I look forward to that, if it ever happens.
Mr. Leigh and Mr. Cash argued that there was a symbolic value in the blasphemy law and that getting rid of it would, first, send the wrong signal and, secondly, undermine our traditions. But exactly the same arguments could be made against striking from the statute book or abolishing from common law an offence that would result in the burning of someone at the stake. It is part of our "proud tradition" in this country that people guilty of apostasy or heresy were burned at the stake. I am sure that there were people in the 17th, 18th or 19th century who said, "Of course, we would not use it anymore but it is sending out the wrong signal if we get rid of it from the statute book."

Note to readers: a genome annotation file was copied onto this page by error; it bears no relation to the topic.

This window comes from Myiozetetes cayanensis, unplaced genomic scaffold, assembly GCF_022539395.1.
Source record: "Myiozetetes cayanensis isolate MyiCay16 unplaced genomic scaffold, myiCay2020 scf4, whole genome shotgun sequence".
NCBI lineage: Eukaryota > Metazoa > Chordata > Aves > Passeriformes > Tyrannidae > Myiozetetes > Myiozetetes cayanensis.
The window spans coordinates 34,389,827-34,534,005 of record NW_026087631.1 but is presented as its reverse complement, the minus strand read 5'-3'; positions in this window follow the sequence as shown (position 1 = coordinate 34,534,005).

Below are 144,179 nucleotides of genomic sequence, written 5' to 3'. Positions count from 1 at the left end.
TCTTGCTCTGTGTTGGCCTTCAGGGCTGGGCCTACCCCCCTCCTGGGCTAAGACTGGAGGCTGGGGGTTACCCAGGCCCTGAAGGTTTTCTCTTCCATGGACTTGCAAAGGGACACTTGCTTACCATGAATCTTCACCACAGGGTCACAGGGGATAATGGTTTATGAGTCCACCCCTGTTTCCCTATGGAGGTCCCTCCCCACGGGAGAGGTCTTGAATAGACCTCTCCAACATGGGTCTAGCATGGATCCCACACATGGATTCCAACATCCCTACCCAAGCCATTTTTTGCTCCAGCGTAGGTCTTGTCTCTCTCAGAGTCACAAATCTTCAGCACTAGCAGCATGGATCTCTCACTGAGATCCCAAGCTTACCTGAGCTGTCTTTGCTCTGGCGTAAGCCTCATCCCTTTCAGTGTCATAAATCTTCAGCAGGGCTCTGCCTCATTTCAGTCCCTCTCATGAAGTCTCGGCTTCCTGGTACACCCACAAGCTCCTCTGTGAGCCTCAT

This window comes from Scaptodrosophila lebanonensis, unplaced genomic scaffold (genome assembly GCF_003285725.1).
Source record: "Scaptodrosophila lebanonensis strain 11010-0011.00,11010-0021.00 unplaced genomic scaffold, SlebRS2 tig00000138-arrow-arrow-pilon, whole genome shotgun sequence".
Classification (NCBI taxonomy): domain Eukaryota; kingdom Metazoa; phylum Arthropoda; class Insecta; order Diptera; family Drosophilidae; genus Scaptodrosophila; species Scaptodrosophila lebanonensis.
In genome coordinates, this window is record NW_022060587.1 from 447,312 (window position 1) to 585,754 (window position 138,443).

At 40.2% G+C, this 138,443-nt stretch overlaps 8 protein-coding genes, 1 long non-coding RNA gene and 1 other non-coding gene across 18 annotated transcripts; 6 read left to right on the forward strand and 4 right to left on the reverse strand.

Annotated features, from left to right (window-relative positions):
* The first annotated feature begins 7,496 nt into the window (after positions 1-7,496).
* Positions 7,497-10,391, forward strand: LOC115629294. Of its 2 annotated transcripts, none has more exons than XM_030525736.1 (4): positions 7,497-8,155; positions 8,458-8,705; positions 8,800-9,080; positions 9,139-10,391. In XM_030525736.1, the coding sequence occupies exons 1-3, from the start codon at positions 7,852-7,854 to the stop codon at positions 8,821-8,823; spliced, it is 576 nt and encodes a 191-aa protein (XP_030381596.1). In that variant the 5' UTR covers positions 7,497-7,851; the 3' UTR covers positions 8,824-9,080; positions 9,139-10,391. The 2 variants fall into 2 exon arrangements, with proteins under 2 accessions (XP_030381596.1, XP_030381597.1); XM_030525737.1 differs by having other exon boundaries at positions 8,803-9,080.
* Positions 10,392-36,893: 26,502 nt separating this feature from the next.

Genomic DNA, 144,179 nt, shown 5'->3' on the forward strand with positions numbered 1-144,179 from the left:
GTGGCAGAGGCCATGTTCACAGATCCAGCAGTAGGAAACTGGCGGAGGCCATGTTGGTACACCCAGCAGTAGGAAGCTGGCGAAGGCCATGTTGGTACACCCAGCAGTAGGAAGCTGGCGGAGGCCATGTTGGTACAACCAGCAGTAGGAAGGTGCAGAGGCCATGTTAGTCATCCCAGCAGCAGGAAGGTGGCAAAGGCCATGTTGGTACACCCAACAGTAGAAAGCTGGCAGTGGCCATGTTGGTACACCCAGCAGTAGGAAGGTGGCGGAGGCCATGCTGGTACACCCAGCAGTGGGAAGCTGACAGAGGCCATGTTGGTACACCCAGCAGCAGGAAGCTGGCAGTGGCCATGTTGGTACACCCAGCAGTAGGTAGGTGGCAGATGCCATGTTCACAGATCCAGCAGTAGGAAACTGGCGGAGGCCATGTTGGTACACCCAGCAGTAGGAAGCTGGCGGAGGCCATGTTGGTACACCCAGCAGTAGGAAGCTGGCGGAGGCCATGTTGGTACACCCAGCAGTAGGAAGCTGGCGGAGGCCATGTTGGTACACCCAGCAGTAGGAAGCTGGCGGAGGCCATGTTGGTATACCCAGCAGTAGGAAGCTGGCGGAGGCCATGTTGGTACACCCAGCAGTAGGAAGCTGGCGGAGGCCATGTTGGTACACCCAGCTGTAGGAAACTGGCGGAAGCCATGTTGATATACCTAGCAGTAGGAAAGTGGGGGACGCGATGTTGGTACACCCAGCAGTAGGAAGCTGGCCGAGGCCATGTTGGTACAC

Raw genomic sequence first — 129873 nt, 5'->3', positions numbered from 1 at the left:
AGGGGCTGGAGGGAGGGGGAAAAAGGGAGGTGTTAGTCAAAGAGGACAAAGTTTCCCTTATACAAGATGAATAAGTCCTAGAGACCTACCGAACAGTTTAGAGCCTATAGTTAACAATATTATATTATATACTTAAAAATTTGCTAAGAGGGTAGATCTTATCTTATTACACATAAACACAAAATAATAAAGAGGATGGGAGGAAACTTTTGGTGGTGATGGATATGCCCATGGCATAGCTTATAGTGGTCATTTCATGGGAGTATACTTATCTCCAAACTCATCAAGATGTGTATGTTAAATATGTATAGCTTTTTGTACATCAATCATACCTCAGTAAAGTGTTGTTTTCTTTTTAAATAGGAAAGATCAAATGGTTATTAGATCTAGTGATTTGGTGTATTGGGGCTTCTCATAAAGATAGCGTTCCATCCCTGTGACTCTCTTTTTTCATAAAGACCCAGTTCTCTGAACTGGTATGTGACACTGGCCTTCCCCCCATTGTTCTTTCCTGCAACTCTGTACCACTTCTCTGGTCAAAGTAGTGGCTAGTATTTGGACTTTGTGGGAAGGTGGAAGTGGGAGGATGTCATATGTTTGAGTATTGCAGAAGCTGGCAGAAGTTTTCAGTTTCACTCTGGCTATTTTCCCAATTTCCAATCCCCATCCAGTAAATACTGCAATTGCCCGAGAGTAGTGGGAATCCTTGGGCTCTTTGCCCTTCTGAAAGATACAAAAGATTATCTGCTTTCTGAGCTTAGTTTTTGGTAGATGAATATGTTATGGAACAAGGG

The hon. Member for New Forest, East asked whether our having a blasphemy law prevented us from making points to other countries that had far stricter laws on blasphemy and apostasy; he used the example of Pakistan. I think it does. It is more difficult for this country and our diplomats when we have a Christian-only blasphemy law to say to the now democratic Pakistan that their Islamic blasphemy laws or Islamic laws on apostasy are misplaced. That was accepted by the co-signatories to the letter that I organised to The Daily Telegraph—they included many religious people—to argue to the Sudan Government in relation to the "teddy bear" case that their having a law against blasphemy was misplaced. We have our own version. Whether or not it is used, that undermined our case.